Il n’y a pas de faux métier goes in every direction at once, a dialogue-dense comedy of manners that subscribes to no particular sense of genre or comedic timing. Though somewhat of a meta-deconstruction of the process of writing a film (with copious jabs at the wonderfulness of grants) and of the invisible borders of intellectualism (prompting the immortal line “Pasolini, y’est tu sur Netflix?!”), it’s also just fucking weird from top to bottom. It’s rare to see a film that’s so playful and yet so comfortable with alienating the majority of people who might lay eyes on it, which puts it in its own category on the Quebec cinematic landscape. (At 109 minutes, it’s probably about as humanly long as something this thoroughly on its own wavelength should be.) It’s also extremely rare to see this many POC in a Quebec movie that isn’t about street gangs or refugees, let alone a bizarre meditation on the creative process that has two janitors slap-fighting and “Denzel Washington” expounding at length about the emotional stakes of Buffy and Angel’s relationship. It’s really something else. (Alex Rose)
Caught in the Net
An unexpected blockbuster hit from the Czech Republic, Caught in the Net is a documentary about adults who prey on young girls online. The filmmakers, including a team of lawyers, psychologists and sexologists, hire three adult women to play 12-year-old girls. The film itself is as much about the behind-the-scenes process as the results. Unlike something like To Catch a Predator or any of the YouTube pedophile hunting channels, this isn’t about individual crimes, but the sheer volume of abuse and exploitation young people face and the ways predators exploit children’s insecurities and fears.
The film doesn’t offer too many surprises to anyone who grew up with the internet. Still, it does seek to expose our desensitization to that reality, which only contributes to the problem. While the film has an unmistakable sensationalist vibe, it does avoid (for the most part) the vigilantism that usually goes hand in hand with this kind of content. It avoids obvious victim-blaming or even putting the onus too much on the parents. Instead, it demonstrates that very mainstream sites like Facebook don’t have a strong motivator to go after predators as it would be detrimental to their membership and bottom line. It also focuses on the long-term effects of this kind of exploitation on young minds, and the ways it might shape unhealthy and even dangerous patterns in their future romantic lives. Having the actresses play an active role, rather than act as just props adds even more to the film. They reflect thoughtfully on what they are going through, consistently bringing it back to their personal experience as well. (JS)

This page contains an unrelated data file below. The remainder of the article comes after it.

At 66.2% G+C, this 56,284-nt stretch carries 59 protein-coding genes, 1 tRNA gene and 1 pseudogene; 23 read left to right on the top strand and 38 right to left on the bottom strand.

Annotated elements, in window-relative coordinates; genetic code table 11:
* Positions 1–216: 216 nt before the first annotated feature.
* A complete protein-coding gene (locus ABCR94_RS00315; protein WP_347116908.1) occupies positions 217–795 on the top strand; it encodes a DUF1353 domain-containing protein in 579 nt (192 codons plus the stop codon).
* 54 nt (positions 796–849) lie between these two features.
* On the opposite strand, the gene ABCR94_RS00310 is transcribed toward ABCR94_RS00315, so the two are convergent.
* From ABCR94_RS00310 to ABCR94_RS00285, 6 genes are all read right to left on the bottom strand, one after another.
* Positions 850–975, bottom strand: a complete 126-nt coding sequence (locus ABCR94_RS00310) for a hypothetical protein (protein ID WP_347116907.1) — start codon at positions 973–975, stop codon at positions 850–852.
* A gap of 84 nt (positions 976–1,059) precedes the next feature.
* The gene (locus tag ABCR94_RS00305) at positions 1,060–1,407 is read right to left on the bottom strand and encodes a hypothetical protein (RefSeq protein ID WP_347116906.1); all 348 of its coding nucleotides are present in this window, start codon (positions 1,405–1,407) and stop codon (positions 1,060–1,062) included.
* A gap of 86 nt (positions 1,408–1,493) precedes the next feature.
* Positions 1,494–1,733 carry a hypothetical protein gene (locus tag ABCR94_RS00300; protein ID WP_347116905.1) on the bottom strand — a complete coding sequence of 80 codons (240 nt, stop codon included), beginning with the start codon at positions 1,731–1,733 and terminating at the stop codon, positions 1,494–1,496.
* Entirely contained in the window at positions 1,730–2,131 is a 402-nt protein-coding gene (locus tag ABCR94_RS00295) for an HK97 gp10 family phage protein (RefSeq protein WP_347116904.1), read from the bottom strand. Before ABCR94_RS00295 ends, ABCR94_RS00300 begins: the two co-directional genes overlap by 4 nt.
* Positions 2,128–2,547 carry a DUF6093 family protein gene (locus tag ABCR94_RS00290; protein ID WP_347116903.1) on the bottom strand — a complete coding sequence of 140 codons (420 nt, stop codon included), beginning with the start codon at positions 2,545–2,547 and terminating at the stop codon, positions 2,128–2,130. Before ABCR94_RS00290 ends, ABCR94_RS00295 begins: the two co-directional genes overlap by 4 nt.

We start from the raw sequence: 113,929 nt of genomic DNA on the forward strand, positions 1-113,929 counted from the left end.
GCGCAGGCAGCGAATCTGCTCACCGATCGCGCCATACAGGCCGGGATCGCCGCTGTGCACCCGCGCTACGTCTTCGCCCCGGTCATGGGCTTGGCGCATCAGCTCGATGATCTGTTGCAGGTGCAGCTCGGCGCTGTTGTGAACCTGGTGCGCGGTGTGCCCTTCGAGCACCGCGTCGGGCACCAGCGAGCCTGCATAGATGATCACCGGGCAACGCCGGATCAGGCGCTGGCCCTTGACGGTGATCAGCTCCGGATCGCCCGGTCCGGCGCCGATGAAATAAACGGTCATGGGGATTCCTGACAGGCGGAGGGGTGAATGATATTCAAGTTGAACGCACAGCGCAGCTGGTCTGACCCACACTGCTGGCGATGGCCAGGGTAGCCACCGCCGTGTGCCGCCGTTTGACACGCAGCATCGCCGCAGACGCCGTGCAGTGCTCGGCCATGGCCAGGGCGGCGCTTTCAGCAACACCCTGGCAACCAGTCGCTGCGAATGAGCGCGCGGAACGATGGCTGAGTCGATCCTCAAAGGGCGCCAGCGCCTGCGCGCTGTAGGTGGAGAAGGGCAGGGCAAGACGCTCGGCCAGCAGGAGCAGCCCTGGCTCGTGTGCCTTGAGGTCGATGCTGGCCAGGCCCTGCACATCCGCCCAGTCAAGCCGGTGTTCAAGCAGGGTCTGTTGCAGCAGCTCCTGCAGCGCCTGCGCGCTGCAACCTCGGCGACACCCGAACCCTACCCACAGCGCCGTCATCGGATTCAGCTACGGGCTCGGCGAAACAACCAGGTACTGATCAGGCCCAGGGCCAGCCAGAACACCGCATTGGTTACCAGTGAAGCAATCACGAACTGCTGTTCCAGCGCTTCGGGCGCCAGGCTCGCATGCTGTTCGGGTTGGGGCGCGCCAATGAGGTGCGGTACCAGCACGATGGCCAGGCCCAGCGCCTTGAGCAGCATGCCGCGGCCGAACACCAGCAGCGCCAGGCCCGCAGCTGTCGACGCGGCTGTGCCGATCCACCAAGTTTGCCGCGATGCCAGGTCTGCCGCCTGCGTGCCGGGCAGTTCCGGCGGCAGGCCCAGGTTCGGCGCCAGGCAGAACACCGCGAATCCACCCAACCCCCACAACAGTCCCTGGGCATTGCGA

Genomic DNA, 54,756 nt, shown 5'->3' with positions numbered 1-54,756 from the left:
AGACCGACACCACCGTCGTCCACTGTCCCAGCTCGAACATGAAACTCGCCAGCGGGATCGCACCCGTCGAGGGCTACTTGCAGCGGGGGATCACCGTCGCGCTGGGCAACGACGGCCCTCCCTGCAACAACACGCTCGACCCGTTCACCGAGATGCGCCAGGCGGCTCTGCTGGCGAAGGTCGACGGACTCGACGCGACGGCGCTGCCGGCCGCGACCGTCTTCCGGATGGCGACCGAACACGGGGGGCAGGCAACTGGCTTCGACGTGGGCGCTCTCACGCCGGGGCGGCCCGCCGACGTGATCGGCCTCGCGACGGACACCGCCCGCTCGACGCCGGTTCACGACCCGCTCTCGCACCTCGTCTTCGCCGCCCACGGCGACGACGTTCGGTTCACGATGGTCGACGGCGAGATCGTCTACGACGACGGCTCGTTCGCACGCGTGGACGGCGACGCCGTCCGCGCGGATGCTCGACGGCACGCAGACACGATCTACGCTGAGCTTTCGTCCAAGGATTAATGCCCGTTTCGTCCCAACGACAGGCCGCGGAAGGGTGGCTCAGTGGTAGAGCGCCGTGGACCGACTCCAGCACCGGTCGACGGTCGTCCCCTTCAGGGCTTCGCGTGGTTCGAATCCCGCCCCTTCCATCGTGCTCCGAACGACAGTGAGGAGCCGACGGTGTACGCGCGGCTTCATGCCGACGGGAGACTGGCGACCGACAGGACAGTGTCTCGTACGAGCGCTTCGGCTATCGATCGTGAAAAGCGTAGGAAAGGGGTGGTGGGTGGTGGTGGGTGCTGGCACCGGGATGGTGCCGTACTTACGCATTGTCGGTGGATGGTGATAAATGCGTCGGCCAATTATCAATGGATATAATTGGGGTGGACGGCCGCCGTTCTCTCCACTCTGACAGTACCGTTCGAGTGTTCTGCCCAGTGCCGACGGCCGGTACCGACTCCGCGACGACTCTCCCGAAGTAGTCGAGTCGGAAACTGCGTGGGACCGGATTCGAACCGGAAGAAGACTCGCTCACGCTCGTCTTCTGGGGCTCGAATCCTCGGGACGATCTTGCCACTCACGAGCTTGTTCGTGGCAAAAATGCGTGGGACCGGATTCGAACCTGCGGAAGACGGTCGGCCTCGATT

Christian Petzold’s latest film Undine opens with a break-up as Undine (Paula Beer) is blindsided by her boyfriend, who has been cheating on her. She gives him an ultimatum: stay with her or die. By chance, mere hours later, she meets another man, Christoph (Franz Rogowski), a deep-sea diver who sweeps her off her feet. With the film, Petzold re-invents the Undine myth, a doomed underwater nymph who seeks mortality through love. To gain a soul, she must fall in love, while warning all men who betray her that they are fated to die.
Despite its mythical origins and dreamy atmosphere, Undine has its feet rooted quite firmly in reality. Undine works as a historian for a Berlin’s urban development office and gives historical tours on the city’s changing face. Periodically, the film is interrupted by long monologues deconstructing the impact of time on Berlin’s identity. The pull of history is vital, as in most of Petzold’s film, as it challenges the relationship between form and function. In particular, for a city that has transformed so much over the past 150 years, how can the literal facades of fascists, communists and monarchists be recontextualized into new spaces where imagination and democracy can have free rein? Painfully romantic and often absurdly funny, the film further establishes Petzold as one of cinema’s greatest living artists, as he manages to delight and challenge audience preconceptions about the world they live in. (JS)
For the complete Festival du Nouveau Cinéma program, please visit their website.
(Unfortunately the scheduled drive-in screening of tonight’s opening film, Sophie Dupuis’s Souterrain, had to be cancelled due to bad weather.)